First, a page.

This post has been self-published on Youth Ki Awaaz by IMPRI Impact and Policy Research Institute. Just like them, anyone can publish on Youth Ki Awaaz.

Rural Realities: Practitioners’ Experience In Tackling The Second Wave In Indian Villages

More from IMPRI Impact and Policy Research Institute

This post is a part of YKA’s dedicated coverage of the novel coronavirus outbreak and aims to present factual, reliable information. Read more.

Written by: Arjun Kumar, Indira Khurana, Ritika Gupta, Anshula Mehta, Sunidhi Agarwal, Sakshi Sharda, Chhavi Kapoor

The second wave of Covid-19 has now penetrated the rural pockets of India. It has gained traction in the country’s rural hinterland, where healthcare infrastructure is weaker than in urban areas, at a much faster rate than it did during the first wave of the outbreak.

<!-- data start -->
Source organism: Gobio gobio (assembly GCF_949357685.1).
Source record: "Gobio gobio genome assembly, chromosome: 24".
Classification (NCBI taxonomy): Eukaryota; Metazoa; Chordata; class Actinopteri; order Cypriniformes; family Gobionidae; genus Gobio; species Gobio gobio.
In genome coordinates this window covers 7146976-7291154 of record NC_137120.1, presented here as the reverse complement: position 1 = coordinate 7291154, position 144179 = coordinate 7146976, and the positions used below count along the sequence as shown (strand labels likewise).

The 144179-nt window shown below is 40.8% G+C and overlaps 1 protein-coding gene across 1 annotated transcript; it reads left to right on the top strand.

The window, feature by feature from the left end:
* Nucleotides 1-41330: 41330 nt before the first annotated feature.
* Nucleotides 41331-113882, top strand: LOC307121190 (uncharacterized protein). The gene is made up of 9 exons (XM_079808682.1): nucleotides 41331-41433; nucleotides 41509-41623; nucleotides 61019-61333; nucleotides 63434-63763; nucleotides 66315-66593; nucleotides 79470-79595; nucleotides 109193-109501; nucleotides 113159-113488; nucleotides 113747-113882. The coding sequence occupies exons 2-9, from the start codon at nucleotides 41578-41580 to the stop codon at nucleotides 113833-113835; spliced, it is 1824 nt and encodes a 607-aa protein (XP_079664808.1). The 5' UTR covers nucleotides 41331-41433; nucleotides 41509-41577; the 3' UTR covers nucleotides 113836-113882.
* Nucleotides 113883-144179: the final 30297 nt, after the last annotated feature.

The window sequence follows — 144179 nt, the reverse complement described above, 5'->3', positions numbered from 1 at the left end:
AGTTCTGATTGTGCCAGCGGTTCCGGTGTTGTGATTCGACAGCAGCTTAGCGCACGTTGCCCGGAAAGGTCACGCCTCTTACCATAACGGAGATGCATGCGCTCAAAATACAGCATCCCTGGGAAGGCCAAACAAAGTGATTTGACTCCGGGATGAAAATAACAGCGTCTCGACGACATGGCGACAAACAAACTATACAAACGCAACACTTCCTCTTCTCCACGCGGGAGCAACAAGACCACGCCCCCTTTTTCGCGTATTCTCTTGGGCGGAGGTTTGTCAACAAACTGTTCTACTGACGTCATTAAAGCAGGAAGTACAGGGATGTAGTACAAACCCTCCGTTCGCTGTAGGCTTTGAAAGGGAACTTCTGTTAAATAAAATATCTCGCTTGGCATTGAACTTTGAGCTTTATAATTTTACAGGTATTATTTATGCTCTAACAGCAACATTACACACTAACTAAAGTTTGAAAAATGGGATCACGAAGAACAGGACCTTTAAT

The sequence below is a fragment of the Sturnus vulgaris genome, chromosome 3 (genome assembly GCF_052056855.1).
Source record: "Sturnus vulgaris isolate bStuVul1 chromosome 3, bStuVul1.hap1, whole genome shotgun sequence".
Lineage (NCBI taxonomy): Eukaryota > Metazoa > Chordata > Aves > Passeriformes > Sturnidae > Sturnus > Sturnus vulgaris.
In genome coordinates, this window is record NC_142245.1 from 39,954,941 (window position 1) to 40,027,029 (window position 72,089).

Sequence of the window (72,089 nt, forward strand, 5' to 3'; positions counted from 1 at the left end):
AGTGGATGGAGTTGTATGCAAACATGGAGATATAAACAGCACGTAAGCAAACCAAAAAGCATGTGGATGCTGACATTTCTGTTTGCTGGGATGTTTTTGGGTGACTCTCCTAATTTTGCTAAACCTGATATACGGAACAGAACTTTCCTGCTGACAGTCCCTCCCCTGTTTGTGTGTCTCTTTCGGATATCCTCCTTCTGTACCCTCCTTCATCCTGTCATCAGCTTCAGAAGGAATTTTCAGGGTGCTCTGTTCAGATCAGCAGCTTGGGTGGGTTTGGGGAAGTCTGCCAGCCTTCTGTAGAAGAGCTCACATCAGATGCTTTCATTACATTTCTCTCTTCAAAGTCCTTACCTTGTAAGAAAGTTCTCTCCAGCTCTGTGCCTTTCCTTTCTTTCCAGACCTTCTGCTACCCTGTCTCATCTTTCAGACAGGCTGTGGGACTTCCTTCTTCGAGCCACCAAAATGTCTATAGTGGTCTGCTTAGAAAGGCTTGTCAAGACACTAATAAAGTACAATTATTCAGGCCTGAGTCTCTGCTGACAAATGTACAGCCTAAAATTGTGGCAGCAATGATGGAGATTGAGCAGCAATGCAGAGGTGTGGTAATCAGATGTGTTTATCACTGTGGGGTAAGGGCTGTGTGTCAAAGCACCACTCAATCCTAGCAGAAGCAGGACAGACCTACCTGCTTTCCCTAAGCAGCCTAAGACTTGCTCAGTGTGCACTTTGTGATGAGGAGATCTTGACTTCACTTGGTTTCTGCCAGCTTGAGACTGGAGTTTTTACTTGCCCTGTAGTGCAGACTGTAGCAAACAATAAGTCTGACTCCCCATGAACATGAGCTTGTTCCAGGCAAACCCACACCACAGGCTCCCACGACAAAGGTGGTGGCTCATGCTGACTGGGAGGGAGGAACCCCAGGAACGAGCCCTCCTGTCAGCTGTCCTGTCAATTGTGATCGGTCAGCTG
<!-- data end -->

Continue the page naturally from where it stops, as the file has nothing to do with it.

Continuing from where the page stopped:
To discuss the ways to tackle the spread of the second wave in rural areas, the Centre for Habitat, Urban and Regional Studies (CHURS), and Impact and Policy Research Institute (IMPRI), New Delhi, organised a panel discussion on Rural Realities: Practitioners Experiences in Tackling the Second Wave in Indian Villages on May 5, 2021.

IMPRI

The esteemed panellists were Dr Yogesh Kumar, Executive Director of Samarthan: Centre for Development Support; Mr Sanjay Singh, Secretary of Parmarth Samaj Sevi Sansthan; Ms Maya Vishwakarma, Founder of Sukarma Foundation; Ms Smarinita Shetty, Co-Founder and CEO of Indian Development Review; Dr M R Seetharam, Consultant Orthopedic Surgeon, Vivekananda Memorial Hospital, Sargur and Swami Vivekananda Youth Movement Executive Director, VILD Foundation, Mysore Managing Trustee, DISHA Foundation, Mysore; and Ms Pratibha Shinde, General Secretary of Lok Sangharsh Morcha.

The Moderator of the talk, Dr Indira Khurana, Vice Chair of Tarun Bharat Sangh, Alwar, pointed that the second wave is spreading like an uncontrollable wildfire. We can clearly observe through the data and statistics that in the first wave, migrant workers were the most-affected and faced the social and economic crisis of the pandemic, yet, the spread of infection in rural areas and the hinterlands was relatively lesser than the second wave.